<%@LANGUAGE="JAVASCRIPT" CODEPAGE="65001"%> Mapping the Lakes: Coleridge's Notebooks

GIS Home

Aims & Objectives

How to use this site

Gray's Journal

Coleridge's Tour
- Textual History
- Contexts
- Notebooks
- Maps

Gray & Coleridge Comparative Maps

Exploratory Maps

Interactive Maps

Research Outcomes

Further Reading






Coleridge's Notebooks

During the pilot project, two interconnected ideas began to emerge. First of all, it became clear that the relationship between Coleridge's Notebook entries, and his letters to Sara Hutchinson, offers particularly fertile ground for exploring both differing accounts of a single spatial experience and different kinds of textual space. Secondly, it became evident that the Notebooks themselves offer a singularly rich exploration of geographical and literary spatialities.

In the Introduction to 'Coleridge's Notebooks: A Selection', Coleridge Trident Drawing Seamus Perry charts the textual history of the Notebooks, indicating that the first major edition was edited by Ernest Hartley Coleridge, the poet's great-nephew, and published as 'Anima Poetae' in 1895. It was Kathleen Coburn, though, who embarked on the scholarly task of editing all seventy of the Notebooks: the first four volumes (up to 1826) have been published by Chatto & Windus; the fifth and final volume, edited by Anthony John Harding, is in the process of being brought to publication.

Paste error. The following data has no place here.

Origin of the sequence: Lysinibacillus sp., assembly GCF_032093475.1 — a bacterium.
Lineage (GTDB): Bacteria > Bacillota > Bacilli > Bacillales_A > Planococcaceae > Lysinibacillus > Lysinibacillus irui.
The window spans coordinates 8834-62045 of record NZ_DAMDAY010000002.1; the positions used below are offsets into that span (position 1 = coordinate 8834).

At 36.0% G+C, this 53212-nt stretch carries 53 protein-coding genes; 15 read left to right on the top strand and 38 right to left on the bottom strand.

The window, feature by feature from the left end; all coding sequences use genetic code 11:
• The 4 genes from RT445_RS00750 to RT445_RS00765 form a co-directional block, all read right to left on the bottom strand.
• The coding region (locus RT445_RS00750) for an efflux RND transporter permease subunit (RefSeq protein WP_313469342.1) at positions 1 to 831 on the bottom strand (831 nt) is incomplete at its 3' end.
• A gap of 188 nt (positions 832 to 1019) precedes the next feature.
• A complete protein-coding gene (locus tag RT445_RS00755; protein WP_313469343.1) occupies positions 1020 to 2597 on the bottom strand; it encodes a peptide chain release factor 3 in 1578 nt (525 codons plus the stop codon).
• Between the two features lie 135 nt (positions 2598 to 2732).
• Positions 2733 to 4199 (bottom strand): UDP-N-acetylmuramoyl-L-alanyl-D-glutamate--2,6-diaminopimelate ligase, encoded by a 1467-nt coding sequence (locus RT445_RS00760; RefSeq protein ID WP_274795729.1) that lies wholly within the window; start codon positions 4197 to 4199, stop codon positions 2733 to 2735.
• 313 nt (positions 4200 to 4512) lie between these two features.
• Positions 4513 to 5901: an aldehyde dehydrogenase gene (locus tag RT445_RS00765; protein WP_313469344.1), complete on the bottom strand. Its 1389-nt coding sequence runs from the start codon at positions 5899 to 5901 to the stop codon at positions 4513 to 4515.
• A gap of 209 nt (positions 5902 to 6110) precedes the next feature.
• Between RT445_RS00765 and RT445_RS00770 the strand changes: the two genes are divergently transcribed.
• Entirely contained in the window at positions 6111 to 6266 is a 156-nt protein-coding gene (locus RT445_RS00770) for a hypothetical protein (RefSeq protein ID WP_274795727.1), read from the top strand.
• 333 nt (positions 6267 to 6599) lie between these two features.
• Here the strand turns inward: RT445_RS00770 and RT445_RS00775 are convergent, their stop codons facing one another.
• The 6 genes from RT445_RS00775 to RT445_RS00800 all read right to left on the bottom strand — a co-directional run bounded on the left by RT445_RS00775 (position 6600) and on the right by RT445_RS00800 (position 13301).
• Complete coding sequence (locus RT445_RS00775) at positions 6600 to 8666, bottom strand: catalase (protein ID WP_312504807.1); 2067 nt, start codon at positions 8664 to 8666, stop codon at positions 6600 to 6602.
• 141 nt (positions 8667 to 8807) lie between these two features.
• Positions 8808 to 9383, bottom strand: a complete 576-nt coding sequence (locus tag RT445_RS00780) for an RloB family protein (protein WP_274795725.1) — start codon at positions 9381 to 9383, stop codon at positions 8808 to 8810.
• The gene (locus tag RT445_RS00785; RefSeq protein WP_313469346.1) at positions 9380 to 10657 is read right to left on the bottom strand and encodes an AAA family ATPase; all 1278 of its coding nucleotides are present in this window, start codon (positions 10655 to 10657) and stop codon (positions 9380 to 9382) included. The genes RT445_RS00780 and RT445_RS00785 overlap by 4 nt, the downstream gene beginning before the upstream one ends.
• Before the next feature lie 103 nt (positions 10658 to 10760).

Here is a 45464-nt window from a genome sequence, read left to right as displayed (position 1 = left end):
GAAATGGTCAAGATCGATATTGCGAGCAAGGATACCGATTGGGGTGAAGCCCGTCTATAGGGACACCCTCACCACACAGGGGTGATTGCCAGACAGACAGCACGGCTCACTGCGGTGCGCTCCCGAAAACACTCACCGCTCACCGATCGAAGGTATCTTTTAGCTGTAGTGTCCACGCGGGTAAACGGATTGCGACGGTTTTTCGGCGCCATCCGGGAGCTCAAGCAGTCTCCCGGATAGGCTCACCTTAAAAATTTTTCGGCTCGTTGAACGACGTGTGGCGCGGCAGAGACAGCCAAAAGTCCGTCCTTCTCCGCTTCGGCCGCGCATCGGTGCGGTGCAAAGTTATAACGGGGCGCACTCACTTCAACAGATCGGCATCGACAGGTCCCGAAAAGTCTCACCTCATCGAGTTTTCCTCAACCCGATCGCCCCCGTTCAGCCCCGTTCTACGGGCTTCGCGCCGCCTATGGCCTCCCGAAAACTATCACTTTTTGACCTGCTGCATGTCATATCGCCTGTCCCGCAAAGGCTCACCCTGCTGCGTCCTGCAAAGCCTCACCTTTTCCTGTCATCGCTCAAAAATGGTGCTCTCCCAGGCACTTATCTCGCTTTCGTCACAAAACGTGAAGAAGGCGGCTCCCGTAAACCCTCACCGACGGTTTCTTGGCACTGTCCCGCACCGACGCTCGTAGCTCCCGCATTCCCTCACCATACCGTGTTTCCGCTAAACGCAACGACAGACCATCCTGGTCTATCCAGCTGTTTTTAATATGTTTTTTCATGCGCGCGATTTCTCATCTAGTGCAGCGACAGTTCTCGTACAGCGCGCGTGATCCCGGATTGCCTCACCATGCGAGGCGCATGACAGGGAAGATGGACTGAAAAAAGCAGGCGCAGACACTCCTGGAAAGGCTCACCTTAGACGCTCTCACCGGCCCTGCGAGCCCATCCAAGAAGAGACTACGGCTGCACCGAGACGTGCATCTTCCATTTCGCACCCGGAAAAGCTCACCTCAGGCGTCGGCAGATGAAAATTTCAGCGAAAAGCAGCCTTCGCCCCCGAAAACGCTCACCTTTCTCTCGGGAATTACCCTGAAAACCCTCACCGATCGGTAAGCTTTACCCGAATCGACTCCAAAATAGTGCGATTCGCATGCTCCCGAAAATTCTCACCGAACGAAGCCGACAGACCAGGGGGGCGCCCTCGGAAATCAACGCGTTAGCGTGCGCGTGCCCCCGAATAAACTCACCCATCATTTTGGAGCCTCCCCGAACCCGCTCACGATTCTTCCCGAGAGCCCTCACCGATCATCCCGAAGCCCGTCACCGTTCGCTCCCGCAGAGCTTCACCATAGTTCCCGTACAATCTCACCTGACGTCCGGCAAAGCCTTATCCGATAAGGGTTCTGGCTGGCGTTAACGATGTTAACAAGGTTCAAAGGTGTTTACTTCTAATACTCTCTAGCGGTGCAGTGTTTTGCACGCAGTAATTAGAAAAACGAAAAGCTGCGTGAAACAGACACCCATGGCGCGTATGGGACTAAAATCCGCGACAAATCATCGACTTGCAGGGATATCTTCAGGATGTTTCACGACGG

In her Introduction to the Notebooks, Coburn admits: 'it was apparent at an early stage in the editing, and became more so as the work progressed, that short of a photographic reproduction of the pages, a turning out of the chaos of notebook after notebook would not be very useful to students' (p. xxi). Following Coleridge's own assertion that 'the chronological order [is] the best for arranging a poet's work' (1 January 1834, 'Table Talk', I, p. 453), then, Coburn sought to impose a temporal structure on to the non-linear material to be found in the seventy Notebooks. In other words, Coburn attempted a reconstruction of the chronology of Coleridge's composition.

This editorial strategy is to be admired; but, as Coburn freely Loweswateradmits in her Introduction, it is a practice which is inherently problematic and frequently founded upon speculation. Is there not, then, a need to reconsider Coleridge's Notebooks in spatial, rather than temporal, terms? Is there not a need to privilege the physicality and materiality of his pocketbooks and their textual content?

Over the past decade or so, there has been an increasing trend to think about both the representations of space, and the representational spaces, of literary texts. As a result, this 'spatial turn' seems to offer an appropriate theoretical context for re-reading, and even re-organising, Coleridge's Notebooks according to spatial rather than chronological principles. By mapping the vital connections between text and geographical place in Coleridge's 1802 Notebook, this project seeks to foreground that important spatial dimension to his writing.